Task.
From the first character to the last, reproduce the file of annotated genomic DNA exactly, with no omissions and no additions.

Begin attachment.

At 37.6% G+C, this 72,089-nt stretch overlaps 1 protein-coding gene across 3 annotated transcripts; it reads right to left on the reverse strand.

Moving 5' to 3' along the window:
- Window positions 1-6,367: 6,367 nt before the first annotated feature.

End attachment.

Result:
At 37.6% G+C, this 72,089-nt stretch overlaps 1 protein-coding gene across 3 annotated transcripts; it reads right to left on the reverse strand.

Moving 5' to 3' along the window:
- Window positions 1-6,367: 6,367 nt before the first annotated feature.